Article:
Tournament Favourites take top honours in 2nd Singapore Masters Blitz Invitational 2015

juniortay
CM juniortay
Jul 27, 2015, 3:18 AM |
1

Just 3 months after Singapore's best funded and strongest chess tournament (in recent years) 1st Singapore Masters Blitz Invitational had ended, Olimpiu Urcan and Mark Tan went one better by upping the prize fund to about $2000 for the 2nd Singapore Masters Blitz Invitational. Apart from having 3 IMs participating like in the first edition, the event also attracted Filipino GM Bong Villamayor. In that very short span of time between the events, youngsters William Woong, Lee Qing Aun and Tin Jingyao has already secured their CM, FM and IM titles respectively and pundits watched with interest to see how these two will fare against the more experienced masters. Indonesian IM Irene Sukandar also flew in to Singapore with her sister Djajeng (who played and won a training rapid match against Singapore Poly's No 1 Melvin Chin) for the event.

Although I had scored decently in the 1st edition with a TPR of 2326 and 6/11, I agreed immediately when Olimpiu, after considering various options, asked me to be the tournament arbiter for the 2nd edition. Apart from knowing almost all the participants personally (which will greatly facilitate matters), I am also proud to be involved in the running of this event, which was held in the spacious, air-conditioned Anchorage condo function room. 

On to the event! The Asean U20 champion, IM Tin Jingyao and NM Roberto Suelo (the tournament arbiter for the 1st edition) swept into the lead with 3/3, while the ELO favourites GM Villamayor and IM Goh Wei Ming fell off the pace. Bong was held to a solid draw by Russian FM Andrey Terekhov, who refused to give the GM an inch in their Round 1 game.

 (Game commentary and analysis courtesy of FM Andrey Terekhov)

 

 

Wei Ming was handed a loss in Round 2 when he inexplicably allowed FM Daniel Chan to pin his queen with a rook in a totally even position. Jingyao extended his lead by beating Roberto Suelo with powerful endgame play to reach 4/4 with a one point lead over Suelo, Qing Aun and Wei Ming (who had beaten Bong on time in a drawish position). So the Round 5 matchup between Wei Ming and Jingyao was critical for the former to stop the kid from streaking away with the event.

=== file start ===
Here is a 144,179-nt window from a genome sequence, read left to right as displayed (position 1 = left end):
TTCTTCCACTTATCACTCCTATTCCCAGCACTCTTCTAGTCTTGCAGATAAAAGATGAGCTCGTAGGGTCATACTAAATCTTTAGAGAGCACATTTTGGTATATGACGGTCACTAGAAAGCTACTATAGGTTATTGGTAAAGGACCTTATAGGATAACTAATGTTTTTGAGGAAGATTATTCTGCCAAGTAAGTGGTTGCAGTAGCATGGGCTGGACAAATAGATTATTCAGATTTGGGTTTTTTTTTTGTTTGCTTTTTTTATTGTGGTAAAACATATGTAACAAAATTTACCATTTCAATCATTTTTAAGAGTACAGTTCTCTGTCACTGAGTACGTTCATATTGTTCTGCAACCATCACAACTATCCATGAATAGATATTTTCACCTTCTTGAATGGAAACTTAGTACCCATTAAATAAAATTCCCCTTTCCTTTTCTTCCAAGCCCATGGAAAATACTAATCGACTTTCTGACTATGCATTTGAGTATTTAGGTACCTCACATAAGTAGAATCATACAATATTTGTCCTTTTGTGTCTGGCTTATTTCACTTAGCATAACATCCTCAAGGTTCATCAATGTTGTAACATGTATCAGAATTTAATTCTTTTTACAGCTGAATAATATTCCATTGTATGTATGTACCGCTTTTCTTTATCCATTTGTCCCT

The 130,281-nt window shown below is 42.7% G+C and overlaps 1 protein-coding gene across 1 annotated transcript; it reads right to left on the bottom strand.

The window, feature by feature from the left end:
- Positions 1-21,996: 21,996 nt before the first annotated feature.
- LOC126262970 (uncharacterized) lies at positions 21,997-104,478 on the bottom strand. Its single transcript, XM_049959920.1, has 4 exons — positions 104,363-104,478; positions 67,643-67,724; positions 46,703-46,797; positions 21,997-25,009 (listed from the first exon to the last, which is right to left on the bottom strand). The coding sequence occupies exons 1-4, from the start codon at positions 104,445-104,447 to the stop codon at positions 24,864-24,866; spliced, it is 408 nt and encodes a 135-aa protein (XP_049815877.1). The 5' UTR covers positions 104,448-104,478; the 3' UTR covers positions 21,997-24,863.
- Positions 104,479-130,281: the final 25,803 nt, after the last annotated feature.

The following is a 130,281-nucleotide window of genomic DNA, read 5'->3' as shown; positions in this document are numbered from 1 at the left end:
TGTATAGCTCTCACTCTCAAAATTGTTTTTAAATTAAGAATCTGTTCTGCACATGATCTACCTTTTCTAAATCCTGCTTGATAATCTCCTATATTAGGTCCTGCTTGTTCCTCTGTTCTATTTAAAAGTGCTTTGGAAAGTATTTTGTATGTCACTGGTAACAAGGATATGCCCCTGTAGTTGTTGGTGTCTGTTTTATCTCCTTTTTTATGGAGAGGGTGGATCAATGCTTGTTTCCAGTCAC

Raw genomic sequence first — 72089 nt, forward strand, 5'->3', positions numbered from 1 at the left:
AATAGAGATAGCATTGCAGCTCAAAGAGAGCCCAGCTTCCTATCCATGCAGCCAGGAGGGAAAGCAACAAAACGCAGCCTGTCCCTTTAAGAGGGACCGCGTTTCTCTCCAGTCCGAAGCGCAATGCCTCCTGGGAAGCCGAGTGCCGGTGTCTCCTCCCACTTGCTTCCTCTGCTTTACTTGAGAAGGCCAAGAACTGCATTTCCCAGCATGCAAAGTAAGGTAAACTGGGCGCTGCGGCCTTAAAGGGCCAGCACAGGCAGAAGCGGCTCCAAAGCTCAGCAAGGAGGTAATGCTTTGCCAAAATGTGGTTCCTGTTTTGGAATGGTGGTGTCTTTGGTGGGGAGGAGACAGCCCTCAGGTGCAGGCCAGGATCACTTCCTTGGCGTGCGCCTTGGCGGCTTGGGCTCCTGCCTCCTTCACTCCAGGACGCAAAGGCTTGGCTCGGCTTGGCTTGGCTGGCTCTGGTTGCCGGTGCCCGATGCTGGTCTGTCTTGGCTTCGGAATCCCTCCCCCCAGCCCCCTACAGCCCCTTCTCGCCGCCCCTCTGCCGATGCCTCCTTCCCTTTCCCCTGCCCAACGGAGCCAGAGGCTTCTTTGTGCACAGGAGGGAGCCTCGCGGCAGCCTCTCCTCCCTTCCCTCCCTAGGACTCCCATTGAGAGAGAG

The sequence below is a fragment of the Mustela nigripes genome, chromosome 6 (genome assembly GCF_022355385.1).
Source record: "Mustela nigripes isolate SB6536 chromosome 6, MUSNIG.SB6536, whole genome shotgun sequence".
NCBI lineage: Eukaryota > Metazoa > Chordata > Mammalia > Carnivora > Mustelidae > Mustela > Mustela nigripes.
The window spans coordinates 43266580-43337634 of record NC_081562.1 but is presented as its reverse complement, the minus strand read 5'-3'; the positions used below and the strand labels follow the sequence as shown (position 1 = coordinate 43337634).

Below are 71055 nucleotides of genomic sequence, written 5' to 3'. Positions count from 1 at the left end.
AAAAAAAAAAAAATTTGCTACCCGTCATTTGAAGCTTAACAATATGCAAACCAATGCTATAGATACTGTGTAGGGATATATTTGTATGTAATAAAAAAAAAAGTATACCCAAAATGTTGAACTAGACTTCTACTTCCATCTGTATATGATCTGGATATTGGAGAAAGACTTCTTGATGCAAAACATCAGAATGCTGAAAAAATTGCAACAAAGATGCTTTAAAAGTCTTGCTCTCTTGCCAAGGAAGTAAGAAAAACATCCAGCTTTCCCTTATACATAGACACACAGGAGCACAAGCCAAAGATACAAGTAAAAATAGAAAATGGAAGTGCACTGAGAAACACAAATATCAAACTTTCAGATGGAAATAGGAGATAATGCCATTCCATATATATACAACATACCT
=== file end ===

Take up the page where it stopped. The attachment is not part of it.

Hence, Wei Ming caught up with the kid and proceeded to lead by ousting Suelo in Round 6 while Bong roared back into contention by beating Irene and Jingyao to reach 4.5/6, joint second with Suelo.  The shocker came in Round 7 when Qing Aun hung on with tenacious defence to outlast Goh and dealt him an upset loss. Jingyao's win over Irene made it a 4 way tie after round 7 with Bong, Wei Ming and Qing Aun with 5/7. Jingyao's climb was halted when FM Timothy Chan stunned him with a battery of accurate volleys.

 

 

 Bong surged into the lead with 6/8 after beating Qing Aun while Wei Ming's bete noire IM Enrique Paciencia nicked him for a draw. Suelo joined Wei Ming in 2nd place (5.5/8) by outlasting Benjamin Foo. Bong extended his lead in Round 9 with this marvellous positional effort with a well calculated pawn sacrifice.

 

 

 

 Wei Ming got held to a staunch draw by Tim while National Coach Paciencia ended Jingyao's hopes. In the penultimate round, Tim did Wei Ming a big favour by stopping Bong while Irene gifted Wei Ming a whole piece in the Exchange French after 10 moves, allowing Wei Ming to tie with Bong for the lead with 7/10 going into the final round. There were no surprises in the final round as Wei Ming, Bong and Paciencia won on the top 3 boards to attain the top honours. Wei Ming clinched the title on tie-break while Paciencia's 7.5/11 put him 1/2 point ahead of the remaining prize winners Suelo and Irene.

 

 Prize List:

  1st - IM Goh Wei Ming ($1000) 8/11

  2nd- GM 'Bong' Villamayor ($500) 8/11

  3rd - IM Enrique Paciencia ($300) 7.5/11

  4th - NM Roberto Suelo ($100) 6.5/11

  5th - IM Irene Sukandar ($50) 6.5/11.

 

The tournament ran very smoothly (at least from my perspective). There were only 2 illegal move claims. The first occured when Benjamin Foo claimed against Lee Junwei for a piece drop  but the tournament director Olimpiu asked them to continue because he witnessed that Junwei had pressed the clock after he rearranged the piece. The other one was quite hilarious. In round 8, Andrey was a pawn up against FM Andrean Susilodinata when the latter played a check and offered a draw at the same time. Andrey paused to examine the position and decided to play on....forgetting that his king was in check...and thus moved another piece. Ouch!

 

Pictures from the event